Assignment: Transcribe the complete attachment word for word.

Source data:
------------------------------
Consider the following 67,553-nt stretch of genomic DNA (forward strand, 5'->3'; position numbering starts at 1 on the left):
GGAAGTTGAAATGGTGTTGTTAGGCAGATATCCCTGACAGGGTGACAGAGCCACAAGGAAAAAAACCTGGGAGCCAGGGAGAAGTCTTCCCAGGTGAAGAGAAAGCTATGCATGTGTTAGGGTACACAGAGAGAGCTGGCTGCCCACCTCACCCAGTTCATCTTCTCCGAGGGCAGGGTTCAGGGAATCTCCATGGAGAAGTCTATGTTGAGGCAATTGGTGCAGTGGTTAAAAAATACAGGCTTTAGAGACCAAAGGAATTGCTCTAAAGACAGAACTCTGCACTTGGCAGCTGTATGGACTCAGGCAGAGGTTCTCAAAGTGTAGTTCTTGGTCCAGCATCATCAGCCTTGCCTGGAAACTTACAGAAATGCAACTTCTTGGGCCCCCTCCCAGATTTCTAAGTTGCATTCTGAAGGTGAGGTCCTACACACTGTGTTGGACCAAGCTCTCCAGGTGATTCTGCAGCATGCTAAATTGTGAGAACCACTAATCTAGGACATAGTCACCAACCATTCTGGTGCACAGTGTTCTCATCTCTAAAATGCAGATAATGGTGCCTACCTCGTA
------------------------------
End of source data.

Consider the following 67,553-nt stretch of genomic DNA (forward strand, 5'->3'; position numbering starts at 1 on the left):
GGAAGTTGAAATGGTGTTGTTAGGCAGATATCCCTGACAGGGTGACAGAGCCACAAGGAAAAAAACCTGGGAGCCAGGGAGAAGTCTTCCCAGGTGAAGAGAAAGCTATGCATGTGTTAGGGTACACAGAGAGAGCTGGCTGCCCACCTCACCCAGTTCATCTTCTCCGAGGGCAGGGTTCAGGGAATCTCCATGGAGAAGTCTATGTTGAGGCAATTGGTGCAGTGGTTAAAAAATACAGGCTTTAGAGACCAAAGGAATTGCTCTAAAGACAGAACTCTGCACTTGGCAGCTGTATGGACTCAGGCAGAGGTTCTCAAAGTGTAGTTCTTGGTCCAGCATCATCAGCCTTGCCTGGAAACTTACAGAAATGCAACTTCTTGGGCCCCCTCCCAGATTTCTAAGTTGCATTCTGAAGGTGAGGTCCTACACACTGTGTTGGACCAAGCTCTCCAGGTGATTCTGCAGCATGCTAAATTGTGAGAACCACTAATCTAGGACATAGTCACCAACCATTCTGGTGCACAGTGTTCTCATCTCTAAAATGCAGATAATGGTGCCTACCTCGTA